Over a year ago I posted about two items I made. A super cool Butterfly Shirt, modeled after my favorite shirt of all time. An Orange Skirt, basic, but quickly using up the fabric I brought back from India.
I wore them together because they were both brand new and I was super proud, but I’ve been wearing them together ever since and I will admit I love the look. It’s bright, it’s bold, and the fact the the shirt is mostly blue is hardly noticeable.
So M and I went out the other morning and caught some pictures that captured the essence of the outfit. And Me. And when I wear it.
I actually found it a little difficult to pose in because the grass was little more than dew and clippings. Also I’ve decided to stop wearing it for the summer. I like to wear it several times in between washes, so that it will not get as worn out so quickly.
Sorry there are no pictures of the back of me, but M thought my hair was a mess.
You may remember back at the beginning of summer I made a swimsuit. I promised to come back at the end of summer and review. I wanted to review it earlier, but I kept not getting pictures. I still don’t have pictures of me wearing it, but I’ve finally got a nice flat lay. So pictures of it worn may be coming, but for now..
Lets be honest I made it myself, so of course it fits well.
The Built In Bra
No that doesn’t go under fit, but it works perfectly. I’m so glad I decided to use my fabric scraps for it.
Can I swim in it. Yes, really well.
The Green Factor
The only new material that went into the swimsuit was the thread. The main fabric is rayon, but there is some rubber in the elastic. And the zipper is plastic.
The Style Factor
You might not be able to tell, but I think it looks super cool. A slight 1920’s inspiration, with an asymmetric hem.
Honestly I’m super happy with it. I’ve never even considered making a swimsuit before and now I’ve made one.
Here is a random picture of the sunrise I got this morning when I went out to get the rest of these pics.
If you don’t like sleeveless things then almost undoubtedly if you modify your clothes you have at least tried to add sleeves to something. Allow me to let everyone who doesn’t in on a little secret. Sleeves are the worst. I’ve seen them called Sleevils. Putting in a classic, smooth sleeve is torture. Gathered sleeves are slightly better, but they still come with a myriad of fitting possibilities.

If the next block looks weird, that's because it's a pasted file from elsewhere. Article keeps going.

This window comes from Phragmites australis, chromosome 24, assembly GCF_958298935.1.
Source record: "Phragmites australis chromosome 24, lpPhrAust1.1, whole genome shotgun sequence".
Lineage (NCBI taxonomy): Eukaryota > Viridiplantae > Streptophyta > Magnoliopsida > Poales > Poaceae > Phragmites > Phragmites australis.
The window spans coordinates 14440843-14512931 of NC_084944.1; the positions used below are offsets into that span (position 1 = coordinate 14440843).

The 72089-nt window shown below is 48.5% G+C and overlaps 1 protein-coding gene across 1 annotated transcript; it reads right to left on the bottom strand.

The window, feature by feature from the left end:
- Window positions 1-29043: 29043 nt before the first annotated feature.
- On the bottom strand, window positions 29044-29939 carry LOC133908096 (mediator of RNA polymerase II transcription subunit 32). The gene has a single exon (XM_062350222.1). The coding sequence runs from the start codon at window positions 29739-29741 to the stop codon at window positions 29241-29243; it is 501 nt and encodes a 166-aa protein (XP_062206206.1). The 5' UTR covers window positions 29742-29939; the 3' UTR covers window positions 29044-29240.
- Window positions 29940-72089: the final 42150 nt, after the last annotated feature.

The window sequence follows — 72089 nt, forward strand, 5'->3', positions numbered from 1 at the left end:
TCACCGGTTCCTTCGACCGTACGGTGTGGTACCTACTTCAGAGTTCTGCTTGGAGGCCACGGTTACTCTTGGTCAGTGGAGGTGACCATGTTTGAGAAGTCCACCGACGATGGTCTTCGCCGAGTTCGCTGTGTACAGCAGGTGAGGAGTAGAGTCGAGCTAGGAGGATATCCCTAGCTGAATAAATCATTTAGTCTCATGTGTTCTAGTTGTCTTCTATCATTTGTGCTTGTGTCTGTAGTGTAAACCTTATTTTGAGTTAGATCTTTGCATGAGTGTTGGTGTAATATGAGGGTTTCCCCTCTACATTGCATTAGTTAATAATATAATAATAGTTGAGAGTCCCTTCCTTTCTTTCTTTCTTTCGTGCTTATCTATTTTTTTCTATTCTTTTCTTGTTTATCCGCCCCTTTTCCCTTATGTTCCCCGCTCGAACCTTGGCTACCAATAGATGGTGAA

So today I’m going to talk about the easiest type of sleeve to do. No gathering and the bias stretch has no effect. I’m talking about sci-fi sleeves. Now unfortunately I don’t have a good picture of them, because my family thinks that they look a little silly.
Take a square of fabric that has a diagonal length that is the almost* same as around your armhole.
Cut the fabric on the diagonal.
Hem the four short sides. If the diagonal is not a bias cut zigzag its edge.
Now you have two sleeves, all ready to go into your shirt. Yay!!!
Mark the center of the long side with a pin.
If you are making the shirt from scratch: put the pin in the shoulder seam right sides together.
If you are putting the sleeves into a pre-finished shirt: put the pin in the shoulder seam with the right side of the sleeve facing the wrong side of the shirt.
Then pin and sew the sleeve on with your preferred method. (when I use pins I tend to put them well in the seam allowance so I can sew around them)
Make sure all threads are knotted and clipped. Iron it if necessary.
*The exact length doesn’t matter to much as some overlap at the bottom of the armhole is fine as is a small gap.
This Thursday my best friend’s directly older sister is getting married. It is crazy. I’m so happy for her, but she’s only three years older than me so that is strange. On to the speech I’ve agreed to write for my best friend to read at the wedding.
“My worst memory of P. is when she told me that she wanted these sleeves to be perfectly smooth.
I put them in, they didn’t look right so I took them out.